MEETING OF. ERUITGROW ?ERS.- . v TN answer- to: a requisition re ceived by me, I hereby con- , vene a Public Meeting of Fruit growers/ to be held in the Town , Hall, Franklin, at ,7.30 p.m. on SATURDAY, the 4th June, 1910, to take into consideration Messr , H.. Jones and Co.'s proposed scheme, for shipment ; of . fruit to the East. : .??.-.??--' ? (Signed) C. G-vFRANKCOMB, J ? ? ?:,.-. '.--./'.: .Warden, ; ' ' . rHuon Municipality. .. 'O 6' R ?;; SAL E-^H JCJ.0 N V I L L E. ,' Two' miles from 'township, 42 acres, i. - ?portion cleared; ? 'one : acre ' in orchard'; t good house, .nearly; new.- ? To be sold;-. . heap and on' easy terms. Apply IOGERS ' & ?: SONS, ' Hobart ; C. S. /[ARSH, Huonville. ? ' ?' ' IjWND STRAYING, on the north end' !j of Egg Island, one heifer calf, about , ''' k ive months old ; red, with red and white, ace. Owner can have samo on payment )f expenses. Apply. A. GRIGGS. HALF-YEARLY CASH SALE . ? HALF-YEARLY CASH SALE AT 13 H So 'EHs!ii*sh^s ..! '?' STO...
Malwa's Fruit Cargo. The Alleged Over-Heating. Report From London Agents. [Newspaper Article] — Huon Times — 25 May 1910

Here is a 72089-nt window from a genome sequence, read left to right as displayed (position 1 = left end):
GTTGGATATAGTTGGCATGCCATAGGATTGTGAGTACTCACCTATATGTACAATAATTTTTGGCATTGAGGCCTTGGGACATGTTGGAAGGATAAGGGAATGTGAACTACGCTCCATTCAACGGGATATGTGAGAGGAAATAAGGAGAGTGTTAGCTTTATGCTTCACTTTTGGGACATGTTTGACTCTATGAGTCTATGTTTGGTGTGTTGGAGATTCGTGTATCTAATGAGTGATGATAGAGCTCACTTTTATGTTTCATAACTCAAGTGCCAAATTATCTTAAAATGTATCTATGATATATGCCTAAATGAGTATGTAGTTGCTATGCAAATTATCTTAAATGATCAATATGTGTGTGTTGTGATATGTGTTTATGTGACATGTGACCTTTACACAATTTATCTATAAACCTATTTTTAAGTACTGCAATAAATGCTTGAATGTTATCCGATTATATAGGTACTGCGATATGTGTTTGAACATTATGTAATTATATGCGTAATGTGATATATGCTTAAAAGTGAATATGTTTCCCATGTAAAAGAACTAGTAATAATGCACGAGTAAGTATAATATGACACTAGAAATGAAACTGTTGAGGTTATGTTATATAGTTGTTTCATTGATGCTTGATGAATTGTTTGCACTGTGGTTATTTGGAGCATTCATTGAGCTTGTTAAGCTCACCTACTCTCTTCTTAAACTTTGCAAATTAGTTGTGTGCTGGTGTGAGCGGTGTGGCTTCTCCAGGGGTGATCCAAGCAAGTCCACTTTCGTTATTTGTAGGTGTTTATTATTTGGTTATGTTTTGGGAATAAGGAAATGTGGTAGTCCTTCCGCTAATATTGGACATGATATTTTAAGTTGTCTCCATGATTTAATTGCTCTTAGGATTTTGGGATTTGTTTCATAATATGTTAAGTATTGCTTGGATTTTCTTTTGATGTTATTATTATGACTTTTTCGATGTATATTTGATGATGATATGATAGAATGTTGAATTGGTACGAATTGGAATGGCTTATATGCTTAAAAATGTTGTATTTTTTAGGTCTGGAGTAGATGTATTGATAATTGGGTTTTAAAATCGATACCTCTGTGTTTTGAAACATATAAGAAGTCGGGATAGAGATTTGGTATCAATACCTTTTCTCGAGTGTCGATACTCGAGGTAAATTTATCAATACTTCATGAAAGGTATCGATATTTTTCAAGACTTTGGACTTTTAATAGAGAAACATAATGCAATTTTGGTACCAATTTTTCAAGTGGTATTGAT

Malw.a's Fruit,, - ,r Cargo. : \:- ' ? -?— ? / Tfrg-AHeged Over-Heating. Report From London Agents. ? *u. ??' - i '-:?* -? Some weeks ago an article was published in the 'Huon Times '~ - -'* relating, to the condition in which the apples shipped to Lon don by ? R.M.S. Malwa were ' ' ? _ landed. It was stated in cable grams received that the cargo ' - had turned out badly, ? and upon learning of these reports the Hobart agents ot the vessel (Messrs A. G-. Webster and ' Son) obtained a ^report upon the matter * -? fi%om the London office of the P. and O. Company, prepared by their dock superintendent. The report, which is contradic- \ tory to those received previously, is as follows :— ' The superinten dent, states that the fruit by the Maliva came forward in the best condition. fOf .the ' first 10,000 ^ cases landed there was only one -? bad box of apples. There were no signs 6i damp or moisture in '- '5 the holds, and the carriage left ' --» notnmg ,to be desired, borne apples were ...
REMOVING THE COFFIN. [Newspaper Article] — Huon Times — 25 May 1910